By Katy Stang | firstname.lastname@example.org
It was 11 p.m. on a Thursday night and I, a 20 year-old college junior, was sitting in the library sobbing uncontrollably while editing a class project. Now, I know what you are thinking and no, I am not an emotional fool. It was something else. I had hit my metaphorical wall. The wall that appears when you have reached the limit of stress and utter BS that you are drowning in, and boy was I drowning.
Six classes with two part-time jobs, my head was barely out of the water, but I’m not the only one.
Every semester hundreds of thousands of students flock to university and college campuses and are faced with this mounting pressure to get their degrees. Many are also sinking deeper into debt to attend these institutions, while job prospects after school continue to look bleak. Are you feeling stressed yet?
If so, then you are probably experiencing the consistent anxiety that one out of five college students face constantly. In a survey conducted by The Associated Press, nearly one in five undergraduates has considered dropping out due to college pressures. While stress may seem insignificant, the survey also found the repercussions of stress should not be taken lightly, with one out of 10 undergraduate students seriously considering suicide.
Nevertheless, there has to be a middle ground. No one would complete college if there was such a high risk of suicide or there wasn’t a payoff in the end. When researching how to combat stress, the same answers appear: “try meditation,” “picture yourself relaxed,” or “look around you.” I’m sorry, but if you have seen my schedule you would know I have virtually no time for casual observation.
So what do I do? Should I go talk to a counselor about my stress? Once again, I have no time for that. Should I stop caring so much about classes? Well, if I’m going to get in $30,000 plus worth of debt, I feel like I should at least care about the hole I’m digging myself.
But something occurred to me. As much as we talk and view stress as a negative deterrent of college life, we overlook that it can be used in other ways. For me, stress became a motivator. I used all of that anxiety to pile-drive my way through dozens of essays, projects and pointless group meetings.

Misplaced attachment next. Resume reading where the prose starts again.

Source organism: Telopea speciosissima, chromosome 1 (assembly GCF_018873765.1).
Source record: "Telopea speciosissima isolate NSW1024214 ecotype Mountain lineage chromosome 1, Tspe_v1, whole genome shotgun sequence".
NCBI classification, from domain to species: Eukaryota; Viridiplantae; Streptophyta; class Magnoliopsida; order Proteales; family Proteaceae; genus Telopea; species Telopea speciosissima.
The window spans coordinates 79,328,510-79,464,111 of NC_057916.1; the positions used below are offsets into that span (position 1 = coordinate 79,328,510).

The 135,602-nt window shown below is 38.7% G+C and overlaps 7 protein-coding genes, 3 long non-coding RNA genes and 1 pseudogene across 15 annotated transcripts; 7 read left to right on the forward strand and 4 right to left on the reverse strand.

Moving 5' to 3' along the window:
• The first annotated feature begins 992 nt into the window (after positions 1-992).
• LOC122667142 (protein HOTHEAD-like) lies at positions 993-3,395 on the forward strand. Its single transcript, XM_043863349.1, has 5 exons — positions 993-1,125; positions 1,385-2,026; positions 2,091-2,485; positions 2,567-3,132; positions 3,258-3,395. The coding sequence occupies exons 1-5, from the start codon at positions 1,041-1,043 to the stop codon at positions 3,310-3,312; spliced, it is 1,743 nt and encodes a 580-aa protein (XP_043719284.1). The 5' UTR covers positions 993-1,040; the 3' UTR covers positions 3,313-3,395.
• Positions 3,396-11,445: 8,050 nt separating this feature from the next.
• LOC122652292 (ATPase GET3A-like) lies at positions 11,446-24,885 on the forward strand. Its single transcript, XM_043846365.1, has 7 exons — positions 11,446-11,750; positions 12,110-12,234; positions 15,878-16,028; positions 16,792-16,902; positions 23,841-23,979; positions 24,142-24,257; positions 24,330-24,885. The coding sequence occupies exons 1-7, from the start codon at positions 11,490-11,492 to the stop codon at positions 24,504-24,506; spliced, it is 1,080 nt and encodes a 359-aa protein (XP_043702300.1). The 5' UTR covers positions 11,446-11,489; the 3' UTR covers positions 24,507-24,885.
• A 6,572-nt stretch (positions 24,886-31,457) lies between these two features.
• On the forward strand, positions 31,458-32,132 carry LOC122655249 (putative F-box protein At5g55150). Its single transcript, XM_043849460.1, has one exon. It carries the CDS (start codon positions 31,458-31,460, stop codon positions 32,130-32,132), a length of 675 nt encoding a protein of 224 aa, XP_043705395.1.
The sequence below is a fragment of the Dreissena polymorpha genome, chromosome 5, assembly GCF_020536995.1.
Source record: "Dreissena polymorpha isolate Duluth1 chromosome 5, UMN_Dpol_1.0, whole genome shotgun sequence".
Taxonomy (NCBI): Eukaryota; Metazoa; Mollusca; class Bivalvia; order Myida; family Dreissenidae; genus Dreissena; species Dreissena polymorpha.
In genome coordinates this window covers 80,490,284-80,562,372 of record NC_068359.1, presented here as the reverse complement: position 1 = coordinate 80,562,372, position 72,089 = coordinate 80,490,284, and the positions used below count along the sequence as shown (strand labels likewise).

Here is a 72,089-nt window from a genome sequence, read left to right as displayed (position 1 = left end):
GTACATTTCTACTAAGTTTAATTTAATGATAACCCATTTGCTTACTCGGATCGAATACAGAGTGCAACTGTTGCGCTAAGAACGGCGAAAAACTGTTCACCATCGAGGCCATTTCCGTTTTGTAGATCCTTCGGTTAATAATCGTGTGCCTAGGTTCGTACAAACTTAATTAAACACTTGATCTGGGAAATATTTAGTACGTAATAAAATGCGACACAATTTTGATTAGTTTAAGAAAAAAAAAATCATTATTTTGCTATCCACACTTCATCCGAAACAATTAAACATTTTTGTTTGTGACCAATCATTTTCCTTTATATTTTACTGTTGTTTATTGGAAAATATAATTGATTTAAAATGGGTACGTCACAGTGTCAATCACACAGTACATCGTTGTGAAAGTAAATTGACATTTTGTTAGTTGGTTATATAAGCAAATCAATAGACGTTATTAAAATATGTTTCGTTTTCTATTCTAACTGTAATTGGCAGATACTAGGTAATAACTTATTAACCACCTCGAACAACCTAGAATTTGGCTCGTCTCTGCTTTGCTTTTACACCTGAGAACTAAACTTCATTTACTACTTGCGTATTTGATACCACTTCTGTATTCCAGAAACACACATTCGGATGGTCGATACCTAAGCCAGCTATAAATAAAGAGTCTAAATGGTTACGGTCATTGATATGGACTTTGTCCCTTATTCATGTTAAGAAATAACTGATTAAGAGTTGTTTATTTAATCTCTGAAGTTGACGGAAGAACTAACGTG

For others, yoga or some other form of relaxation works. In an article in Newsweek, Dr. Janet DiPietro, a professor of developmental psychology, stated that, “The public has gotten such a uniform message that stress is always harmful and that’s too bad, because most people do their best under mild to moderate stress.”
If you’re like my friend Sarah, being busy motivated her to get things done to avoid stress. All through her Master’s and Bachelor’s degrees, she worked multiple jobs to come out debt free. She said that by having only a limited window in which to do homework forced her to stay caught up and thus, she actually obtained better grades.
By using stress as a inspirational tool, she and I were both able to gain a grasp on our life and accomplish a lot more than if we wouldn’t have had that attitude. Not to say that we both didn’t stumble. Mine came by sobbing in a computer lab at night, causing some of the librarians to look at me funny to this day. For Sarah, hers came with an almost $200 speeding ticket.
But it’s not all bad news. In the same survey from the Associated Press, six out of 10 undergraduate students also said they are, “usually hopeful and enjoy life.” It seems like more students are being able to cope and come back from the harms of stress and enjoy their college experience. That’s not to say that there aren’t still disgustingly high rates of college suicides, but by viewing that pressure from a different angle and using it in a unique way, those feelings might be eliminated.
Maybe managing stress that way won’t solve all of the problems, but at least it will combat those late night library tears.